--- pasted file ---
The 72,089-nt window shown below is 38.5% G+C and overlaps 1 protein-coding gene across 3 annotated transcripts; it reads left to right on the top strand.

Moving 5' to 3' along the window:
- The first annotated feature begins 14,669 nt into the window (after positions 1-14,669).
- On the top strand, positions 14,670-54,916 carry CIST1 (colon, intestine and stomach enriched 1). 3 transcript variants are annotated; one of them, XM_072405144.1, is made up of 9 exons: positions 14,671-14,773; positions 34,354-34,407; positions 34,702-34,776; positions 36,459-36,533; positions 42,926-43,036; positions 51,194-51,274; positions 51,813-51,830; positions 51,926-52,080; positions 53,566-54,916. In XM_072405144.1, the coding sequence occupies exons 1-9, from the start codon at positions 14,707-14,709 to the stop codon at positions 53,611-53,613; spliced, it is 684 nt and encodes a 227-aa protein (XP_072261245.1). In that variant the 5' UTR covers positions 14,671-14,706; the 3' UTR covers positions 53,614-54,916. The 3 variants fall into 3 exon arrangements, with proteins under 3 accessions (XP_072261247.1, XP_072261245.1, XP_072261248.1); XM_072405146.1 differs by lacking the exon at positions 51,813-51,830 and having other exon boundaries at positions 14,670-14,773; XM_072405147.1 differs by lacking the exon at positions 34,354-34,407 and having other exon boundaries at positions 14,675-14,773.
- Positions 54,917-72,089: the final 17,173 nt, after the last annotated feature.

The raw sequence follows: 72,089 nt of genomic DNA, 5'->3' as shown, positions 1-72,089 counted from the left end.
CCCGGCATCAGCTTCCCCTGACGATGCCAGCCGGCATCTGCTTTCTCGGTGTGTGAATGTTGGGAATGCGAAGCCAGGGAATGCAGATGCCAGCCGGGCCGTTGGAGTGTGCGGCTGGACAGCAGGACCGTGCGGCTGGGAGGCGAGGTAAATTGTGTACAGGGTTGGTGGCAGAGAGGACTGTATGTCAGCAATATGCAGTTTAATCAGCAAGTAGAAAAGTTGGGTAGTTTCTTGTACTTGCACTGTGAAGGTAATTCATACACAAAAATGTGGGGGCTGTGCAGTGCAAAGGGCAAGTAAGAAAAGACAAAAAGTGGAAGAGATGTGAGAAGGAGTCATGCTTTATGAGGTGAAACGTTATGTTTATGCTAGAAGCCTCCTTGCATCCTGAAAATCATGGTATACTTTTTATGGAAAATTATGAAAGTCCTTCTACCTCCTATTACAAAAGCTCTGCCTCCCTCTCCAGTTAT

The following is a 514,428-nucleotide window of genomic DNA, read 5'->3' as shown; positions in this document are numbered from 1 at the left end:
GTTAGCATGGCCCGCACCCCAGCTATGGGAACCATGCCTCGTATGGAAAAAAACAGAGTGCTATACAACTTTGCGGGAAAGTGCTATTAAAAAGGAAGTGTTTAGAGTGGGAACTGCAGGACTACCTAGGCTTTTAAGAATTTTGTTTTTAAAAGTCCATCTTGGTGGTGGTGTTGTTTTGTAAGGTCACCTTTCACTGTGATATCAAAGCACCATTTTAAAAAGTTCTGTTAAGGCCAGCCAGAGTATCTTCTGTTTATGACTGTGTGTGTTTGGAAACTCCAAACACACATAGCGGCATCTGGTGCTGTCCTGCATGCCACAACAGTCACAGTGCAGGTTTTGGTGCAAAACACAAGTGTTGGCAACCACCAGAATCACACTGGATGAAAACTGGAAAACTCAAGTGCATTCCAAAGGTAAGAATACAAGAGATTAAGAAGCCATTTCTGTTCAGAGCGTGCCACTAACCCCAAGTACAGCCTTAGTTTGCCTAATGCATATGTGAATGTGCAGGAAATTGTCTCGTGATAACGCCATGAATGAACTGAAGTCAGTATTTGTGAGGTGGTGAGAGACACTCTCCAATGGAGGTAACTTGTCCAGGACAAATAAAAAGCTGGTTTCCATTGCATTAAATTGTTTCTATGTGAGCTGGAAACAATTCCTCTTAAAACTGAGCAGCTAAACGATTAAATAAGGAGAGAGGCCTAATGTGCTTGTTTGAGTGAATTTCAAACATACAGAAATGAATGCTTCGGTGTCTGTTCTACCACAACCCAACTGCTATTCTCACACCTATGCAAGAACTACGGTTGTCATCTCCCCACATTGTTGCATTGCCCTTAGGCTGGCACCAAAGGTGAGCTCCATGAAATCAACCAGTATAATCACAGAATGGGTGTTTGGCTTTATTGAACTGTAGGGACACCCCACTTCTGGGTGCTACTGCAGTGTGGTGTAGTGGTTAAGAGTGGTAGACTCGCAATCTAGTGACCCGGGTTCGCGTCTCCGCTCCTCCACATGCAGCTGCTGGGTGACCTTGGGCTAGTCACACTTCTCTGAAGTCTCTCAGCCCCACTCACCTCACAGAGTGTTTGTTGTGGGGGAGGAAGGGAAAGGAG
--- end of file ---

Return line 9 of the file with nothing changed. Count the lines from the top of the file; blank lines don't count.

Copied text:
GTTAGCATGGCCCGCACCCCAGCTATGGGAACCATGCCTCGTATGGAAAAAAACAGAGTGCTATACAACTTTGCGGGAAAGTGCTATTAAAAAGGAAGTGTTTAGAGTGGGAACTGCAGGACTACCTAGGCTTTTAAGAATTTTGTTTTTAAAAGTCCATCTTGGTGGTGGTGTTGTTTTGTAAGGTCACCTTTCACTGTGATATCAAAGCACCATTTTAAAAAGTTCTGTTAAGGCCAGCCAGAGTATCTTCTGTTTATGACTGTGTGTGTTTGGAAACTCCAAACACACATAGCGGCATCTGGTGCTGTCCTGCATGCCACAACAGTCACAGTGCAGGTTTTGGTGCAAAACACAAGTGTTGGCAACCACCAGAATCACACTGGATGAAAACTGGAAAACTCAAGTGCATTCCAAAGGTAAGAATACAAGAGATTAAGAAGCCATTTCTGTTCAGAGCGTGCCACTAACCCCAAGTACAGCCTTAGTTTGCCTAATGCATATGTGAATGTGCAGGAAATTGTCTCGTGATAACGCCATGAATGAACTGAAGTCAGTATTTGTGAGGTGGTGAGAGACACTCTCCAATGGAGGTAACTTGTCCAGGACAAATAAAAAGCTGGTTTCCATTGCATTAAATTGTTTCTATGTGAGCTGGAAACAATTCCTCTTAAAACTGAGCAGCTAAACGATTAAATAAGGAGAGAGGCCTAATGTGCTTGTTTGAGTGAATTTCAAACATACAGAAATGAATGCTTCGGTGTCTGTTCTACCACAACCCAACTGCTATTCTCACACCTATGCAAGAACTACGGTTGTCATCTCCCCACATTGTTGCATTGCCCTTAGGCTGGCACCAAAGGTGAGCTCCATGAAATCAACCAGTATAATCACAGAATGGGTGTTTGGCTTTATTGAACTGTAGGGACACCCCACTTCTGGGTGCTACTGCAGTGTGGTGTAGTGGTTAAGAGTGGTAGACTCGCAATCTAGTGACCCGGGTTCGCGTCTCCGCTCCTCCACATGCAGCTGCTGGGTGACCTTGGGCTAGTCACACTTCTCTGAAGTCTCTCAGCCCCACTCACCTCACAGAGTGTTTGTTGTGGGGGAGGAAGGGAAAGGAG